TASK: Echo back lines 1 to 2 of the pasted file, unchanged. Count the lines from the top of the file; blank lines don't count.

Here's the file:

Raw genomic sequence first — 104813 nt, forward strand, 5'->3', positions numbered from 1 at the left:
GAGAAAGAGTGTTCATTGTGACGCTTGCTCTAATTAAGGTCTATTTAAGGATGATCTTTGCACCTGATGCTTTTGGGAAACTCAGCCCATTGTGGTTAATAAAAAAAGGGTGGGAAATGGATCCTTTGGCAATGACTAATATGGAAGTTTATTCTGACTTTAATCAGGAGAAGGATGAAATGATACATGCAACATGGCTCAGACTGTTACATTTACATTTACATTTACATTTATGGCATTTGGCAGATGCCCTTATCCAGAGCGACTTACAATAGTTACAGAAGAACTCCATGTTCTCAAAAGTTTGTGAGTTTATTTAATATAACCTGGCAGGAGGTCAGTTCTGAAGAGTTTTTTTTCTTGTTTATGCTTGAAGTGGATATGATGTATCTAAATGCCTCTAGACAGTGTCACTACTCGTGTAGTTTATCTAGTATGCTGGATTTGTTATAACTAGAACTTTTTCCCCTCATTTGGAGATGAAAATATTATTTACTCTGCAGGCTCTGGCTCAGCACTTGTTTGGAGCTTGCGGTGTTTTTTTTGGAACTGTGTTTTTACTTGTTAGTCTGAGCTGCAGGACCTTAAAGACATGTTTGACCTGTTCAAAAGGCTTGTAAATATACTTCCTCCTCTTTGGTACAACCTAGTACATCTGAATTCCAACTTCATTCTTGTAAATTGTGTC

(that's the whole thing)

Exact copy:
Raw genomic sequence first — 104813 nt, forward strand, 5'->3', positions numbered from 1 at the left:
GAGAAAGAGTGTTCATTGTGACGCTTGCTCTAATTAAGGTCTATTTAAGGATGATCTTTGCACCTGATGCTTTTGGGAAACTCAGCCCATTGTGGTTAATAAAAAAAGGGTGGGAAATGGATCCTTTGGCAATGACTAATATGGAAGTTTATTCTGACTTTAATCAGGAGAAGGATGAAATGATACATGCAACATGGCTCAGACTGTTACATTTACATTTACATTTACATTTATGGCATTTGGCAGATGCCCTTATCCAGAGCGACTTACAATAGTTACAGAAGAACTCCATGTTCTCAAAAGTTTGTGAGTTTATTTAATATAACCTGGCAGGAGGTCAGTTCTGAAGAGTTTTTTTTCTTGTTTATGCTTGAAGTGGATATGATGTATCTAAATGCCTCTAGACAGTGTCACTACTCGTGTAGTTTATCTAGTATGCTGGATTTGTTATAACTAGAACTTTTTCCCCTCATTTGGAGATGAAAATATTATTTACTCTGCAGGCTCTGGCTCAGCACTTGTTTGGAGCTTGCGGTGTTTTTTTTGGAACTGTGTTTTTACTTGTTAGTCTGAGCTGCAGGACCTTAAAGACATGTTTGACCTGTTCAAAAGGCTTGTAAATATACTTCCTCCTCTTTGGTACAACCTAGTACATCTGAATTCCAACTTCATTCTTGTAAATTGTGTC